1983

There was a very thundery May in 1983 followed by a superb July and August make this year memorable. Generally, an extremely thundery year. There were 40 days with temperatures above 27C between 3rd July and 31st August, including 17 consecutively (3rd - 19th July).

January. An extremely mild month (6.7), wet in the west, and windy. Dull in the north: Orkney could only manage 7 hours sunshine all month. A storm surge hit the NW on 31 January, but as the sea defences had been improved flooding was much less extensive than in 1977.

February. Dry and cold, much snow midmonth, particularly in the east. -14.2C was recorded at Lagganlia on the 19th.

March. Quite a dull and wet month. Cold from the 21st on, with snow showers in the north.

April. Mostly cold, particularly in the east, wet and dull, but with a more mild, sunny spell in the middle of the month. It was a cold, snowy Easter. The NE and north Midlands had snow late on Good Friday (1st). The north winds at first brought heavy rain to the east and Midlands that turned to snow. On the 2nd more snow spread south across the country, causing traffic disruption in the south. Snow in eastern England on Easter Day (3rd). Essex and Kent had 10-15 cm of cover, with more on the Downs, leading to many roads becoming blocked. There was some snow somewhere on each of the four days of the Easter holiday weekend.

May. Cool, dull, and very wet (England and Wales averaged 115 mm). An extremely thundery month. 20.3C was recorded at Weymouth on 25 May - notable for being the latest date on which 20C has been reached.

June. Mostly cloudy and cool. A very dry month in the south but with some notable thunderstorms. As hot air from the south met cool air from the northeast, there were some severe thunderstorms on the 5th over the south coast, with hail reported up to 75 mm, although most were around 30mm. There was a small tornado near Brighton, leading to a “crabfall”. The storm clouds were reported as an eery green colour. Coal picked up by a small tornado fell on Poole during a storm. The cold front associated with the depression led to more thunder and hailstorms on the 7th, particularly over Wales and the west: hailstones 75 mm in diameter were reported in a storm in Manchester, with spectacular lightning. Much damage. There were some unsettled westerlies in second week. It was then warm and settled before more severe thunderstorms on 23rd, with103 mm of rain near Alresford (Hants.). Unsettled end, with many places in the south having their first real substantial rain for three weeks.

July. The hottest July of the century (19.5C), and indeed the hottest month since records began (until July 2006). Also mostly dry and sunny, but with some severe thunderstorms. A ridge of high pressure extended from the Azores as the month started. The temperature reached the magic 32C somewhere in the country every day from the 12-16th, and the average daily maximum at Heathrow in the month was 27.6C. There were 17 consecutive days above 27C (80F) somewhere in the country between the 3rd and 19th, and 22 days above 27C in total; the temperature exceeded 21C somewhere in the country every day but one. There were 7 consecutive days over 30C from 11-17th July.  The highest temperature of the month was 33.7C at Liphook (Hants.) on the 16th (although this might be a high reading, with 33.0 at Hampton on the 15th and East Bergholt in Suffolk on the 16th being more reliable). A possible record high of 31.2C for Northern Ireland was set at Downpatrick (Co. Down) on the 14th; a more definite 30.8C was recorded at Shaw's Bridge, Co. Down (near Belfast; Belfast Airport saw 28.6C) on the 12th (the equal confirmed highest for the region, with 30 June 1976). The highest temperature recorded in the Isle of Man was set this month with 28.9C on the 12th. Cardiff recorded its highest ever temperature, of 33.1C, on the 13th. Even Coatbridge in Scotland reached 31.5C on the 12rh. It was also very humid. Some cool mist on North Sea coasts with NE winds; but the east coast improved later in the month as winds became more westerly. Thunderstorms on the 6th and 16-17th. Lightning deaths on the 6th; 95 mm of rain at Sevenoaks and 8 1mm at Croydon. More lightning deaths in the storms of the 16-17th. There was 68 mm of rain in 45 minutes at Cromer. Severe hailstorms. Flooding in the Pennines. A cold front moved south on the 18th, bringing more normal temperatures to the south for a few days before pressure built again. Penzance was flooded in the 22nd. 70mm of rain in one hour in Dumfries and Galloway led to flooding there. It was very warm again at the end, with 32C at Skegness and Liphook on the 29th. More widespread thunder on the 31st. The heatwave almost exactly coincided with the calendar month. This was my summer of love, and I remember being able to sit out in the sun in the parks of Dundee. Hence I make this the most interesting July for weather of the century.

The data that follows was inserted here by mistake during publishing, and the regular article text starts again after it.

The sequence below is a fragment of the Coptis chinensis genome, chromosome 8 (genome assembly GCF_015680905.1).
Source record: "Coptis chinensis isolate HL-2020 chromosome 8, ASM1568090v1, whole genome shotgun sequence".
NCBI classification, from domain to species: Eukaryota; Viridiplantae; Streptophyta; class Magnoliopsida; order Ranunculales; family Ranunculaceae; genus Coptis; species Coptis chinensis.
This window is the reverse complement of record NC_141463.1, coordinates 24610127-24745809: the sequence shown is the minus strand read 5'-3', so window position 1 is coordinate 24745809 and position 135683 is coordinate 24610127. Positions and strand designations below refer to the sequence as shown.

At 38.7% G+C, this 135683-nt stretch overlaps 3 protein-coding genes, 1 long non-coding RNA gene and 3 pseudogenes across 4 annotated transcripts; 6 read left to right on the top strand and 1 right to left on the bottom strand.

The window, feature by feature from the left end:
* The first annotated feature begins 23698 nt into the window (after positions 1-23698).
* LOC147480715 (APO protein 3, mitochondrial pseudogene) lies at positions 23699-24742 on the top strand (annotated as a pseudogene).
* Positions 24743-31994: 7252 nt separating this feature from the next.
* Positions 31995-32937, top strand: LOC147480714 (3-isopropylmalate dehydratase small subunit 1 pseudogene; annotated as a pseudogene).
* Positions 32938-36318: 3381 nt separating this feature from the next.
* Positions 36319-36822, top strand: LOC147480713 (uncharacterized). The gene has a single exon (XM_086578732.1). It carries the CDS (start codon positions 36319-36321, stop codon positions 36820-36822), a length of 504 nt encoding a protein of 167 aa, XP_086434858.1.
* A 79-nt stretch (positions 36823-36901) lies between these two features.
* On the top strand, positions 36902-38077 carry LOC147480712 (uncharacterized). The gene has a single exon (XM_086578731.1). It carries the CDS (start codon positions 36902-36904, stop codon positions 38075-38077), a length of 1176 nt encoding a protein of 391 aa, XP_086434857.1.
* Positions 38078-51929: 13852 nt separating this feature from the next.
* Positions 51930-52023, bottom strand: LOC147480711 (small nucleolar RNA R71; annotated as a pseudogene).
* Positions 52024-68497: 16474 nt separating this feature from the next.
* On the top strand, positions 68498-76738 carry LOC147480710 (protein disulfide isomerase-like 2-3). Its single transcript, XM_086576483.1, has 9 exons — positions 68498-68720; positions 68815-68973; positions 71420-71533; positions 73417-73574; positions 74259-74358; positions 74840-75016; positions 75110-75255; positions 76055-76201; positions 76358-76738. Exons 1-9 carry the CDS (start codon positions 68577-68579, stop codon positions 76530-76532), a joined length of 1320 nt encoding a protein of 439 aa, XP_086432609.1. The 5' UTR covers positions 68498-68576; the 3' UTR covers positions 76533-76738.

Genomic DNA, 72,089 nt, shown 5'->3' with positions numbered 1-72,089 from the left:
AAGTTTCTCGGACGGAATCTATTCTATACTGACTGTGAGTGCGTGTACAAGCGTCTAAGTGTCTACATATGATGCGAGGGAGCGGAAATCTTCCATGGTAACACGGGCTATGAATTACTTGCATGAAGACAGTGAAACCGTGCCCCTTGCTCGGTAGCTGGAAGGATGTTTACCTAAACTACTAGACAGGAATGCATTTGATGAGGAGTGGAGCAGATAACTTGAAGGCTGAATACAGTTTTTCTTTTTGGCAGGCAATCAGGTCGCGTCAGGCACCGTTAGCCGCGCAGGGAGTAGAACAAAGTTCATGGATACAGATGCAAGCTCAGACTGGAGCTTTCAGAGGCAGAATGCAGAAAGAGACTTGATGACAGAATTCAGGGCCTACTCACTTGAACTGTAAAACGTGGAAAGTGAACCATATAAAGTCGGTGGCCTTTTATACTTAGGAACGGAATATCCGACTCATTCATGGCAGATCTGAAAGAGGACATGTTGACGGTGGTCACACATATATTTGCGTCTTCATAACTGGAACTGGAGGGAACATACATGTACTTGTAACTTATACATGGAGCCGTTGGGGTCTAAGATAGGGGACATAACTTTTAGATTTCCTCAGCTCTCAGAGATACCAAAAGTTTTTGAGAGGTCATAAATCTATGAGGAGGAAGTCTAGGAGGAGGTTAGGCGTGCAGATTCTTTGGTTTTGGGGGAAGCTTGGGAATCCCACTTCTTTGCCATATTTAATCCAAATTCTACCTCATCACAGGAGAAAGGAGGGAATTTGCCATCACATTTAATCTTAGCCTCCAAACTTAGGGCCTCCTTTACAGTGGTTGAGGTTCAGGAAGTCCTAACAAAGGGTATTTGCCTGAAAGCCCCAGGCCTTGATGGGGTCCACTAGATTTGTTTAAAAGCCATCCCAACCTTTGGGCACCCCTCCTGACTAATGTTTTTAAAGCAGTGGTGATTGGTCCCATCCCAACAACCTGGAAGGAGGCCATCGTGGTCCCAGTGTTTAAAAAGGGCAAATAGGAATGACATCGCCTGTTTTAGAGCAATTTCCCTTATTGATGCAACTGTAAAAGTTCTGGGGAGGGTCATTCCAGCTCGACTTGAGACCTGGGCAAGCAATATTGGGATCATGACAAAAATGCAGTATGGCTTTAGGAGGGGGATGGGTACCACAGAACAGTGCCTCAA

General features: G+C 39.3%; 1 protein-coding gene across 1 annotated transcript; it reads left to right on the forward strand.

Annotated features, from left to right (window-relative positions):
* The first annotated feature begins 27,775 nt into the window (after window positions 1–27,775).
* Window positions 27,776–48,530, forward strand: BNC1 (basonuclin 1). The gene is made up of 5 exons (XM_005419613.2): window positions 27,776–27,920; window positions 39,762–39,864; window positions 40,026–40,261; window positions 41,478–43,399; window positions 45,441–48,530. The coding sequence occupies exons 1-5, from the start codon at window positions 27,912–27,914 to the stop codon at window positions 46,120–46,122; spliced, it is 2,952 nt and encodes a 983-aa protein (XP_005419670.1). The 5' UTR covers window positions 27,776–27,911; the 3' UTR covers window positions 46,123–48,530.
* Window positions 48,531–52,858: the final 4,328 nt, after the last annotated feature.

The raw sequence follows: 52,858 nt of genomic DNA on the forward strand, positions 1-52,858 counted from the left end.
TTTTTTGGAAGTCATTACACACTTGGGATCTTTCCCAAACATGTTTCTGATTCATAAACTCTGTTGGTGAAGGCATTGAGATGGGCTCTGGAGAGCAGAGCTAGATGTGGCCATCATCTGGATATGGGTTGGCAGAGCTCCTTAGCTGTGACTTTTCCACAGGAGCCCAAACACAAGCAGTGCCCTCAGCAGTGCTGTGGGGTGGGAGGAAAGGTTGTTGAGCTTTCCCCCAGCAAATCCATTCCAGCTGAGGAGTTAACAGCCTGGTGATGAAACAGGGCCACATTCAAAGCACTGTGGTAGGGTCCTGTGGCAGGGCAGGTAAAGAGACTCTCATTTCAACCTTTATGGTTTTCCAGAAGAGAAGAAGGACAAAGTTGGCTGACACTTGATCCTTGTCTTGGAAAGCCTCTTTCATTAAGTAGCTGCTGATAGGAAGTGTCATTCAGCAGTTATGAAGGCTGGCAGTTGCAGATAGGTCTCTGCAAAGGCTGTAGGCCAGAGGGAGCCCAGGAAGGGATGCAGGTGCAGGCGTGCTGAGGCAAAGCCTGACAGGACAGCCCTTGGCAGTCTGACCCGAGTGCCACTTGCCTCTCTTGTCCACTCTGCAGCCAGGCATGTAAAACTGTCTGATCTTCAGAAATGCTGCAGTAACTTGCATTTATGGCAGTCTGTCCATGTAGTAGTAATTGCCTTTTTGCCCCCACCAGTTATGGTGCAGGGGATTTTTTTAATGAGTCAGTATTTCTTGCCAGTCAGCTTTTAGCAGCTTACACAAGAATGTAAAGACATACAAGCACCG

August. Hot (17.3) and dry. There was a cool, showery start before it turned warm and sunny. 32C was reached Yeovilton on the 19th.

September. Average temperatures overall. It was very warm on the 24th: 26C in Exeter and Jersey.

October. The first three weeks were unsettled and quite windy, but warm with mostly westerly winds. From the 20th on it became fine, with some notable frosts: -6C at Bournemouth airport on the 30th.

November. Quite mild.

December. Mild and wet. Colder spell midmonth. It then became mild and unsettled, and stormy at times. There was 250 mm of rain in the last week of the month at Fort William. It reached 16C in several locations on the 27th.